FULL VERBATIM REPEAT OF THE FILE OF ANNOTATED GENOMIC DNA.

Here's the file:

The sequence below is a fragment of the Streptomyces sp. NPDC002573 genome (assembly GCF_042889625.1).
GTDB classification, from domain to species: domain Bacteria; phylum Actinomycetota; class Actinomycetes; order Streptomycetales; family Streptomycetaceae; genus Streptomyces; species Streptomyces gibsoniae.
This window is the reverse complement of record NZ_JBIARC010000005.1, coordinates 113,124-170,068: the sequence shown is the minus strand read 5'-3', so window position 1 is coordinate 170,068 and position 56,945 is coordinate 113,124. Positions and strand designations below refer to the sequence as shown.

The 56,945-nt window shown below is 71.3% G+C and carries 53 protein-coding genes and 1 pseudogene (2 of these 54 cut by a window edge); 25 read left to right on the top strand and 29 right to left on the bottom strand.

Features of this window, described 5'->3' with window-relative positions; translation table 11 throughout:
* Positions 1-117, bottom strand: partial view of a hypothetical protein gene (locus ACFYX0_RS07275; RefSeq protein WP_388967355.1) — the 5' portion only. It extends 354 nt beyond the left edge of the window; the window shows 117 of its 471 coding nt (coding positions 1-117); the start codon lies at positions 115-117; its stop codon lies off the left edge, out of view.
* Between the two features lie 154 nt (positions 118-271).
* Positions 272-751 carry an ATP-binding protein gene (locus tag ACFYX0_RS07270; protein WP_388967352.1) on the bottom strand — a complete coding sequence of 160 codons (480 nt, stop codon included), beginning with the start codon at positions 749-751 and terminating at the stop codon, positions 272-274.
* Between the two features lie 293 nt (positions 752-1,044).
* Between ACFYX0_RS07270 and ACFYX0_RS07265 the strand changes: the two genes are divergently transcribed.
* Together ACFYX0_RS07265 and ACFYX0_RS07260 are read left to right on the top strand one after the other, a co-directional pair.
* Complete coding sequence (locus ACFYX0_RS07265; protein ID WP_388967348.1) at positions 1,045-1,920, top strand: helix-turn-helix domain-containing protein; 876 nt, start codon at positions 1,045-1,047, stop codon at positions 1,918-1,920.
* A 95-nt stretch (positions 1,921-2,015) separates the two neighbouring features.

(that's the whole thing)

The sequence below is a fragment of the Streptomyces sp. NPDC002573 genome (assembly GCF_042889625.1).
GTDB classification, from domain to species: domain Bacteria; phylum Actinomycetota; class Actinomycetes; order Streptomycetales; family Streptomycetaceae; genus Streptomyces; species Streptomyces gibsoniae.
This window is the reverse complement of record NZ_JBIARC010000005.1, coordinates 113,124-170,068: the sequence shown is the minus strand read 5'-3', so window position 1 is coordinate 170,068 and position 56,945 is coordinate 113,124. Positions and strand designations below refer to the sequence as shown.

The 56,945-nt window shown below is 71.3% G+C and carries 53 protein-coding genes and 1 pseudogene (2 of these 54 cut by a window edge); 25 read left to right on the top strand and 29 right to left on the bottom strand.

Features of this window, described 5'->3' with window-relative positions; translation table 11 throughout:
* Positions 1-117, bottom strand: partial view of a hypothetical protein gene (locus ACFYX0_RS07275; RefSeq protein WP_388967355.1) — the 5' portion only. It extends 354 nt beyond the left edge of the window; the window shows 117 of its 471 coding nt (coding positions 1-117); the start codon lies at positions 115-117; its stop codon lies off the left edge, out of view.
* Between the two features lie 154 nt (positions 118-271).
* Positions 272-751 carry an ATP-binding protein gene (locus tag ACFYX0_RS07270; protein WP_388967352.1) on the bottom strand — a complete coding sequence of 160 codons (480 nt, stop codon included), beginning with the start codon at positions 749-751 and terminating at the stop codon, positions 272-274.
* Between the two features lie 293 nt (positions 752-1,044).
* Between ACFYX0_RS07270 and ACFYX0_RS07265 the strand changes: the two genes are divergently transcribed.
* Together ACFYX0_RS07265 and ACFYX0_RS07260 are read left to right on the top strand one after the other, a co-directional pair.
* Complete coding sequence (locus ACFYX0_RS07265; protein ID WP_388967348.1) at positions 1,045-1,920, top strand: helix-turn-helix domain-containing protein; 876 nt, start codon at positions 1,045-1,047, stop codon at positions 1,918-1,920.
* A 95-nt stretch (positions 1,921-2,015) separates the two neighbouring features.